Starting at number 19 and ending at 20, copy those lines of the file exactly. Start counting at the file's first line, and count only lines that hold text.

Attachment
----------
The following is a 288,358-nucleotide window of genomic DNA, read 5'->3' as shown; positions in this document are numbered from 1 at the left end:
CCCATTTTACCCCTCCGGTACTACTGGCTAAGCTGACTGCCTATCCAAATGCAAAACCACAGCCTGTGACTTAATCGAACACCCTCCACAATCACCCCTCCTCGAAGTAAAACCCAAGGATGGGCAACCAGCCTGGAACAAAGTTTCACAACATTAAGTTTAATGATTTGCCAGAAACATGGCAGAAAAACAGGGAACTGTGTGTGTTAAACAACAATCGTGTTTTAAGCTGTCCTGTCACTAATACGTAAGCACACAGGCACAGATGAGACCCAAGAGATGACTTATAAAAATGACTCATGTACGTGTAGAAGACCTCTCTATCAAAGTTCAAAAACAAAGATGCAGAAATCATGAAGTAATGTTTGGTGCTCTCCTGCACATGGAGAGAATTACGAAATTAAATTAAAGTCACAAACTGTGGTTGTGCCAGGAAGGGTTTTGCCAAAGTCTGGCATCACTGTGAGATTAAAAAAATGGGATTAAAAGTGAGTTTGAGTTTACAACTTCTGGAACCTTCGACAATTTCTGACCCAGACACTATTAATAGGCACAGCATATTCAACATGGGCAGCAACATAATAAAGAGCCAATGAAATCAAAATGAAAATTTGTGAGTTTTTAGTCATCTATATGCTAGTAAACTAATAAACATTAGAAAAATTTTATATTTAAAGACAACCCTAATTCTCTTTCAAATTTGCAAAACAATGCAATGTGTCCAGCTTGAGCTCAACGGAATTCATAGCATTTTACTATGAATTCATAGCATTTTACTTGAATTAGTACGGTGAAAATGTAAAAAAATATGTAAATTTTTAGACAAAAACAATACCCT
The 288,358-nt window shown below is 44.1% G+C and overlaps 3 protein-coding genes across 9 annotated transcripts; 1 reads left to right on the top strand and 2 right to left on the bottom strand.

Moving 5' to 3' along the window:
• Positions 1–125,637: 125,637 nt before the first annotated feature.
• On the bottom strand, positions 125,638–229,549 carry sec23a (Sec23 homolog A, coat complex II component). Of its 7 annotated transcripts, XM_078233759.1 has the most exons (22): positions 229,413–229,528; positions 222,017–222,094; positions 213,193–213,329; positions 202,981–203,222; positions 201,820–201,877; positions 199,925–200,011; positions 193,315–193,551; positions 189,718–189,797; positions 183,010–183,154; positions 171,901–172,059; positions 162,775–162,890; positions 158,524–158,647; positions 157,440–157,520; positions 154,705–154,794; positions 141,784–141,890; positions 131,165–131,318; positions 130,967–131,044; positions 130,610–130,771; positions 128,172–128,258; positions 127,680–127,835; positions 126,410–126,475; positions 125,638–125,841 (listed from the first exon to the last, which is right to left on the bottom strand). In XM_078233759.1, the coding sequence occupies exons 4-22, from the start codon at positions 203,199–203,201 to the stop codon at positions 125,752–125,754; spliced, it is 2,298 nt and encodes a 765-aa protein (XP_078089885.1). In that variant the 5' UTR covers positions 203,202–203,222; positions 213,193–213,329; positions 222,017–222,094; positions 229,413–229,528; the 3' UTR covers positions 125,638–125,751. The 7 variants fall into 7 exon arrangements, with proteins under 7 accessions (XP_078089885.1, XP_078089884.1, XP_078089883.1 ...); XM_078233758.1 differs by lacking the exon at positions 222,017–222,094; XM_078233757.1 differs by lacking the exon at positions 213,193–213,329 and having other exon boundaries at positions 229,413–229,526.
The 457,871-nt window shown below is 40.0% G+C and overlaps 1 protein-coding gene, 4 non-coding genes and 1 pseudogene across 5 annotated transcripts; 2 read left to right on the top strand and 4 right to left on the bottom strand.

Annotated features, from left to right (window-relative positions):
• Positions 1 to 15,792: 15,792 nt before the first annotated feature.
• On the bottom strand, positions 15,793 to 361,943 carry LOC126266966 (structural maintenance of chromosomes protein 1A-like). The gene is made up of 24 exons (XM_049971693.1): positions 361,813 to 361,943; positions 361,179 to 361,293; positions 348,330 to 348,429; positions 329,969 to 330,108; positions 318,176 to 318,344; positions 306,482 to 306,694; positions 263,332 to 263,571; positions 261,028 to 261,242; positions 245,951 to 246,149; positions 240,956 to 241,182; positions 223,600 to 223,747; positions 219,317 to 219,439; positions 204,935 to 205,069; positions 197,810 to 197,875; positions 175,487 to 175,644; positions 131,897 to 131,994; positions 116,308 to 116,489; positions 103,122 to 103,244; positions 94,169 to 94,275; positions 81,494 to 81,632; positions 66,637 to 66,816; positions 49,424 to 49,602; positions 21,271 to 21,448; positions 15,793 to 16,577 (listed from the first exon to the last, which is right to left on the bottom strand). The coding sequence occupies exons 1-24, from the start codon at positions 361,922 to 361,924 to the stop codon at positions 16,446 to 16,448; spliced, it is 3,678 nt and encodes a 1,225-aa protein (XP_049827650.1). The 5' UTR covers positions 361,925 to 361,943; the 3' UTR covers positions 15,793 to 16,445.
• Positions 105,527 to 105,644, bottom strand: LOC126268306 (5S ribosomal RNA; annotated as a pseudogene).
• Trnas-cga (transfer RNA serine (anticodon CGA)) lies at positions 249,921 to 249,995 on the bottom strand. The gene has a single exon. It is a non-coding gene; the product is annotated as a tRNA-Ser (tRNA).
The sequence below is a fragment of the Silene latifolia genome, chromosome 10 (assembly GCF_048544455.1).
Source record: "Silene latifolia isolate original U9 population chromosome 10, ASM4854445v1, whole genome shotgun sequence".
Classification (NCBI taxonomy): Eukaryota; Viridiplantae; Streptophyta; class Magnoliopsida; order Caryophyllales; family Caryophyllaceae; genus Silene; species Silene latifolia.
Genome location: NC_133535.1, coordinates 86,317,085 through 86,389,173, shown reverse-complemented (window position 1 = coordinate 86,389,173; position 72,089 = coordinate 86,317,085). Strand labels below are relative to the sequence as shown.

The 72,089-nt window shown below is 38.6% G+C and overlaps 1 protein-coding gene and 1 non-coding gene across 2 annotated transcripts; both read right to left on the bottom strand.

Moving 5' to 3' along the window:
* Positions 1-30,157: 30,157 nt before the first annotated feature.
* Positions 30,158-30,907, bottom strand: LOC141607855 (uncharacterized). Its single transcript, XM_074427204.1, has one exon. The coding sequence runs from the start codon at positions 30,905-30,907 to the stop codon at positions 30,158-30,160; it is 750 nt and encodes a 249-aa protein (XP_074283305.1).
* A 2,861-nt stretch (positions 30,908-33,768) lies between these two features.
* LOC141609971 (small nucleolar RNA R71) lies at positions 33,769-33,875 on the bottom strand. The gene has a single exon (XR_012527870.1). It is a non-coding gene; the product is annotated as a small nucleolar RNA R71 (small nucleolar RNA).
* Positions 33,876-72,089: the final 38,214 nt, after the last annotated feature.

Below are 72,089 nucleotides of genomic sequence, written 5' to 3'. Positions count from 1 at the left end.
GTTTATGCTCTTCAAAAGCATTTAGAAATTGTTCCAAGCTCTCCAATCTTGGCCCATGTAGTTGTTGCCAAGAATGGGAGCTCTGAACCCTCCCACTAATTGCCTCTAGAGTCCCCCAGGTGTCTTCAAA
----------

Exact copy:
* Positions 1-30,157: 30,157 nt before the first annotated feature.
* Positions 30,158-30,907, bottom strand: LOC141607855 (uncharacterized). Its single transcript, XM_074427204.1, has one exon. The coding sequence runs from the start codon at positions 30,905-30,907 to the stop codon at positions 30,158-30,160; it is 750 nt and encodes a 249-aa protein (XP_074283305.1).